Long ago, some companies discovered that if they aren’t continuously learning, they’re not standing still, they are moving backward. This isn’t a new concept, and the multi-billion dollar training and development industry is proof that most companies get it. Almost all companies provide some form of training for their employees, mostly aimed at teaching them a new skill or updating current capabilities. But how many companies actually teach their employees how to learn? How many encourage (and reward) their employees for continuous learning? How many place a cultural emphasis on keeping current and sharing the learning across the organization?
Perhaps the quickest way to instill an overall mindset of continuous learning is to draw attention to it in the performance management cycle. A common element found in successful learning organizations is a strong connection between learning and rewarded performance. Some type of review procedure must be in place that periodically monitors learning and development, offers guidance and marries progress to incentives. At Capital One, for example, associates meet with managers to create a Development Action Plan (DAP), where the question “What do I need to improve?” leads to a formal plan to develop skills and review progress in areas such as: living the values, teamwork, communications, development, integrated thinking, results-focused problemsolving and job-specific skills.
These and other competencies are reviewed to determine how well associates are progressing and staying on top of their game. Incentives such as merit increases, bonuses, additional job responsibilities, movement, advancement, etc., serve as an accelerant, both to the development of the individual and of the company as a whole.
Companies that are prominent in the “new economy” such as Dell, Microsoft and Cisco naturally embrace learning and development as part of their culture. But many companies with much longer histories are setting the pace as well. One example is General Electric, where former CEO Jack Welch created an innovative experiment in experiential learning called the Change Acceleration Process (CAP). Growing out of the conviction that the only thing certain in the future is uncertainty and the need to manage continuous learning more efficiently, this process draws together participants in small teams and presents them with a real problem to solve. Current CEO Jeff Immelt is steering even more aggressively into uncharted waters, where learning and the ability to develop new ideas are necessary and well supported. GE is tying executives’ compensation and bonuses to their ability to innovate and come up with new ideas, rather than simply achieving bottom-line results.
Branding and Marketing Learning
Learning programs make no impact if people are unaware or unwilling to participate. While it may be possible to mandate enrollment, it is much more valuable and effective to encourage an inherent desire for learning and the importance of being plugged in to new ideas and information from the world at large. This involves instilling these values in the corporate culture and actively marketing and rewarding the concept of continuous learning.
Creativity and innovation are not fed by complacency. Sometimes a company can use the direct approach, encouraging outside-the-box thinking. Perhaps the most famous example can be found at 3M, where engineers and development scientists are encouraged to devote a percentage of their time to independent research and the pursuit of innovation. In this environment, countless product ideas like the Post-It are born and find traction.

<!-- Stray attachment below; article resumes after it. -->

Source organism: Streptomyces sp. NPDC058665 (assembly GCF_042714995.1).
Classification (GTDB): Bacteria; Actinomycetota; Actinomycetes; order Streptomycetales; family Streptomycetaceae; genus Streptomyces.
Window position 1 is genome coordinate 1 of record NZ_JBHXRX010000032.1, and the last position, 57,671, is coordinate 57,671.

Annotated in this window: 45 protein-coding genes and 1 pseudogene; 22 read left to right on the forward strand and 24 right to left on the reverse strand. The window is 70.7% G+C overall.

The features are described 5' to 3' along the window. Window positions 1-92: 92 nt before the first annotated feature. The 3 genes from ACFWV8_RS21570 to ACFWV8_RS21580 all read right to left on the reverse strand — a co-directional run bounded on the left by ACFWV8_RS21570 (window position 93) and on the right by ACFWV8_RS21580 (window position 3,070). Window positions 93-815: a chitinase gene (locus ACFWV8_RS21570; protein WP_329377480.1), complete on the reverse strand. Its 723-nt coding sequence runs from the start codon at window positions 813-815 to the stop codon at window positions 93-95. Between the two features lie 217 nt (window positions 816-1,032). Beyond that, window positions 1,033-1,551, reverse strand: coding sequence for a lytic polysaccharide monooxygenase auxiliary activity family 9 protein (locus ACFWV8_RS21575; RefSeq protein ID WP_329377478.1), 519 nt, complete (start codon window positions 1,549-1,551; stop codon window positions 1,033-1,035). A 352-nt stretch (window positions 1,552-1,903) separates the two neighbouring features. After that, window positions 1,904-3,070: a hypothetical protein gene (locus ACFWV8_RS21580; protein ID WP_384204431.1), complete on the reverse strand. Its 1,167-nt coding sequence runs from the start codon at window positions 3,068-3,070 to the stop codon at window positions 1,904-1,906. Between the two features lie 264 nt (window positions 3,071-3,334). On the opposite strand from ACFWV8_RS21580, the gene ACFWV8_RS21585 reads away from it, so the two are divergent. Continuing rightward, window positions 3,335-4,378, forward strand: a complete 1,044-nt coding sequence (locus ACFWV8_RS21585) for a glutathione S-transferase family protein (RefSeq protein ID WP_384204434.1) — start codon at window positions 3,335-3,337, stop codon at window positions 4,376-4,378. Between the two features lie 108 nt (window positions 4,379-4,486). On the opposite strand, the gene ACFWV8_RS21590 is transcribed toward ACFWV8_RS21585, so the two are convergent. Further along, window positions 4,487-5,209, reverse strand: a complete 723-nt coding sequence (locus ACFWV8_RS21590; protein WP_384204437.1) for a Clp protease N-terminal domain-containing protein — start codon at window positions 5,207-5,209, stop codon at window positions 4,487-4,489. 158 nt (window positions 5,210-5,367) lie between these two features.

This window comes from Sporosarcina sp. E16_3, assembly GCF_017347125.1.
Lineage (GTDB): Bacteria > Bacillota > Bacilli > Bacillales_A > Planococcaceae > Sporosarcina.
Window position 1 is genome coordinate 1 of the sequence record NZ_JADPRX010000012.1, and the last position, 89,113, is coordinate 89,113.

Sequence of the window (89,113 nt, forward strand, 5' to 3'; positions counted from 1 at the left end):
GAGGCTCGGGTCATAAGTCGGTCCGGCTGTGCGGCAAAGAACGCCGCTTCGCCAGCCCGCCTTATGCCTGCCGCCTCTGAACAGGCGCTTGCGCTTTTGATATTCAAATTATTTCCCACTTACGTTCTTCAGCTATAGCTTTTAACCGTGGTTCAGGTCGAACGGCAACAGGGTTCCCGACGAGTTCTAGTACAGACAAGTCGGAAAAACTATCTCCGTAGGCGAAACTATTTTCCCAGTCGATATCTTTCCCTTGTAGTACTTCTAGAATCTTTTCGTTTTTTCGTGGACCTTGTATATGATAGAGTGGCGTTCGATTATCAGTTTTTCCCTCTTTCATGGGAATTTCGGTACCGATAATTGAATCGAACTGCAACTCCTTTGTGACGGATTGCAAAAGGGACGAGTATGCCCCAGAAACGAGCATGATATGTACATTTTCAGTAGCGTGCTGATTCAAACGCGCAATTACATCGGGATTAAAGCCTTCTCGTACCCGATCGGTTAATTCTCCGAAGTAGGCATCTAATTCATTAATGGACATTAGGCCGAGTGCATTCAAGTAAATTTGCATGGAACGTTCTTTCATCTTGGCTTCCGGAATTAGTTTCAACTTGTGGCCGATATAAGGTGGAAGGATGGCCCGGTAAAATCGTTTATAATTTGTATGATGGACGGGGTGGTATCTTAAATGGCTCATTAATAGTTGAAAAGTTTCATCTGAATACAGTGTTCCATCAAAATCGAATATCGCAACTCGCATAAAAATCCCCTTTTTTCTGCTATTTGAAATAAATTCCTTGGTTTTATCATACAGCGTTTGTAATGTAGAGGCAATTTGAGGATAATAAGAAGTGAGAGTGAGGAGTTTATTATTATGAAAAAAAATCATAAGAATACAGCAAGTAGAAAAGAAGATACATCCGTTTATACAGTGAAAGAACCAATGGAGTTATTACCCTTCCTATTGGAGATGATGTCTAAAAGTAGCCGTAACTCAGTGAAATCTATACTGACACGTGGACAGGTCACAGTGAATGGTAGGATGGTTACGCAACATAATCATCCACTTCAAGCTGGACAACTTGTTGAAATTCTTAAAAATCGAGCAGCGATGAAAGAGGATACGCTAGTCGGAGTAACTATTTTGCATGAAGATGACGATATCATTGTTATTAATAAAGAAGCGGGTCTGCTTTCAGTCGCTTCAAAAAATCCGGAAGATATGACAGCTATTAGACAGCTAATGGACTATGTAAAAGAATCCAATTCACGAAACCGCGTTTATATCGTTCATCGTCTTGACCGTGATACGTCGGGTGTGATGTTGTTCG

A culture of learning can thrive in a variety of surprisingly diverse organizations. In his book, Garvin cites examples that range from Bell Laboratories and L.L. Bean to the U.S. military. The Center for Army Lessons Learned (CALL) based in Fort Leavenworth, Kan., represents the cutting edge in learning from participant observation. CALL observation teams are among the first troops on the ground in any Army operation, which not only includes combat, but also “operations other than war,” such as flood control and disaster relief. They collect on-the-spot information about new practices and techniques, identify trouble spots, evaluate approaches and share their findings throughout – making the Army a world-class learning organization.
Furthermore, it considers everything to be a learning experience – even (and especially) failures. At Capital One this proactive approach to learning is embodied by CEO Rich airbank, who fosters an environment open to synthesis and innovation. When he founded Capital One, Fairbank created the practice of “test and learn,” which not only describes the business model of marketing and analysis, but also the learning philosophy of the company. An example of how continuous learning has paid dividends involves Capital One’s adoption of the iPod as a learning device. A year ago, Matt Schuyler, executive vice president of human resources, read an article about Duke University supplying its freshman class with iPods, to be pre-loaded with orientation and course materials. He saw a similar opportunity for Capital One University – offering iPods that are pre-loaded with course materials so that associates can hit the ground running when starting class. The resulting audio learning initiative proved to be a huge success for the company. By keeping his eye on the world at large and by connecting a wildly popular portable music player to learning, Schuyler was able to create a competitive advantage for the company.
Just Do It
This directive from Nike – a company that has made sports analogies part of its core culture – can apply to any company, large or small, that wishes to rise to the top and become a market leader. A top-level commitment to learning must be established, and the organization must have the processes and tools in place to make it a reality. Instilling the values of continuous learning and growth in the individual allows the company and everyone in it to literally stay at the top of their game.
Steve Arneson is vice president of career development for Capital One. He can be reached at email@example.com.